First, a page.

#define get_plain_letter(C)   (iso_diacritic_to_plain[((C)&0377)-'\340'])
#endif

/* This takes the pattern pointer and string pointer as its arguments,
   and tries to match the first character in the string to the group
   pattern given in the beginning of pattern. If it matches, according
   to its own rules, then returns back the pointer past the closing bracket
   of the pattern. or to the point of ending zero, if no closing bracket
   were found.
   In the latter case this just silently works like the user had given
   the closing bracket in the end of pattern string. Of course it's not
   recommended practice to leave out the closing bracket, even if it's
   the last character of pattern.
 */

static const SLUCHAR *
STRLIKE_NAME (group_match) (const SLUCHAR *pat, const SLUCHAR *string)
{
  SLUCHAR c, negative_flag = 0, found_matching = 0;
  int i;

  /* Take the char to be looked for from the string: */
  c = (*string);

/* negative_flag is set on if there is negation-sign (^) in the beginning: */
  if (*++pat == STRLIKE_NAME (GROUP_NEGATE_CHAR))
    {
      negative_flag = 1;
      pat++;
    }

  for (i = 0; *pat; i++, pat++)
    {
/* If found the closing ] ?
   (it's the closing bracket when it's not the first character after [ or [^)
 */
      if ((*pat == STRLIKE_NAME (GROUP_END_CHAR)) && i)
	{
	  pat++;		/* Skip the closing bracket, and break from loop. */
	  break;
	}
      if (!found_matching)	/* Hasn't found yet the matching character. */
	{			/* The hyphen is the range operator... */
	  if ((*pat == STRLIKE_NAME (GROUP_RANGE_CHAR))
	      && i		/* if it's not the first char in expr., */
	      && (*(pat + 1) != STRLIKE_NAME (GROUP_END_CHAR))		/* and neither the last... */
	    )
	    {
	      if ((c >= *(pat - 1)) && (c <= *(pat + 1)))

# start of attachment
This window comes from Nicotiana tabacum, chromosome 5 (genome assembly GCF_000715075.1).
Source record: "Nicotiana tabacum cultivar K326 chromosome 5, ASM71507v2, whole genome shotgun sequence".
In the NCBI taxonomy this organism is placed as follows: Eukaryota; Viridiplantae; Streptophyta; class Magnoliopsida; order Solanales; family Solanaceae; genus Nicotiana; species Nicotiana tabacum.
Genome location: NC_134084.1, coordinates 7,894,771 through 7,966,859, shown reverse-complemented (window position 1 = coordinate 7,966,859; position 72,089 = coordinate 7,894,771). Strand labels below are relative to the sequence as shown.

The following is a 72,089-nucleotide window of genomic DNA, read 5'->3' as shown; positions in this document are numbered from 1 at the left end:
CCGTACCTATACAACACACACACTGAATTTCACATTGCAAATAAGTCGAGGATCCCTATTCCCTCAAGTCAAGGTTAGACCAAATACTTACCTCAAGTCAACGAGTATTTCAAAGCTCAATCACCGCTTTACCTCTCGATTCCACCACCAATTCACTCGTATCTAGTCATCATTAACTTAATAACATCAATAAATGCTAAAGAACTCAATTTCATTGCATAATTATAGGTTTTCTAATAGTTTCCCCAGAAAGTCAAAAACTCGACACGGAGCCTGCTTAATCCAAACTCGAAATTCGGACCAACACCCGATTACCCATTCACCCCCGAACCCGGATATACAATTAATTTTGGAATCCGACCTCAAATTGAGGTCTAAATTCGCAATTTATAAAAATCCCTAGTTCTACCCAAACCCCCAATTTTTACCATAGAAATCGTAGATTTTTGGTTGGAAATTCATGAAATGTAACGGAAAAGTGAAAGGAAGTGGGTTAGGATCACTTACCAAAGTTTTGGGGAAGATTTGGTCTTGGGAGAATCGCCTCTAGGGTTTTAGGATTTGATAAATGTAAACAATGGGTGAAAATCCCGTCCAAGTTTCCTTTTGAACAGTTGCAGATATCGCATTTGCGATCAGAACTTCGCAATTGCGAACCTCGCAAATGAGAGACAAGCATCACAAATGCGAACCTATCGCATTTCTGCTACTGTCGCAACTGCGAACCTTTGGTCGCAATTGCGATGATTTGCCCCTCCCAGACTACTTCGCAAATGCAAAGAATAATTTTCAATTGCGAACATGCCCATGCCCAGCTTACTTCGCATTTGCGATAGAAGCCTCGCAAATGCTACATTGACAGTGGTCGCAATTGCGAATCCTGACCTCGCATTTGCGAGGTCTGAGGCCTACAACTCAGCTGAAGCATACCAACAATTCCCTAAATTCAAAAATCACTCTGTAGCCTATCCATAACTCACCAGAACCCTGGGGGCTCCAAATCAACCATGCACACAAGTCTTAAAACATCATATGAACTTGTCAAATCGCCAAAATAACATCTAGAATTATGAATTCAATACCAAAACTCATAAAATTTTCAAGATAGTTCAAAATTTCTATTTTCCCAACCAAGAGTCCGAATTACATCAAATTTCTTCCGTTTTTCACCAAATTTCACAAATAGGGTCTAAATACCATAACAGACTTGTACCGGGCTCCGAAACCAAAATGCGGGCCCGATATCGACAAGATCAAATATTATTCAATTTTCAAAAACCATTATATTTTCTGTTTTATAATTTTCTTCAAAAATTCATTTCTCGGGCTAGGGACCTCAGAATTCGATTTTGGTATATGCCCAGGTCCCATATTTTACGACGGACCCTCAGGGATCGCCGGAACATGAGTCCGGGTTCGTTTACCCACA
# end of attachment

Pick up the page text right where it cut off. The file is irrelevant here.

{
		  found_matching = 1;
		}
	      pat++;		/* Skip anyway the character at the right side of - */
	    }
	  else if (*pat == c)	/* If found c from the pattern. */
	    {
	      found_matching = 1;
	    }
	}
    }				/* for loop */

/* If user has simply forgotten the closing bracket, then this functions
   works exactly like there were one trailing in the end: */

/* 0 xor 0 = 0, 0 xor 1 = 1, 1 xor 0 = 1, 1 xor 1 = 0. */
  if (found_matching ^ negative_flag)
    {
      return (pat);
    }
  else
    {
      return (0);
    }
}



/*
   Check whether pattern and string match, and returns 0 if they not.
   If they match then return 1.
   last_matched is the character last matched to latest ? or [something]
   expression. When this is initially called, it should be zero.
 */

static int
STRLIKE_NAME (wc_match) (const SLUCHAR *pattern, const SLUCHAR *string, SLUCHAR last_matched, SLUCHAR escape_char)
{
  escape_char = escape_char ? escape_char : STRLIKE_NAME (LIKE_ESCAPE_CHARACTER);
loop:

  if (!*pattern && !*string)	/* if BOTH are in the end */
    {
      return (1);
    }

 /* this is checking for the escape character. if it's encountered skip it and check what's next.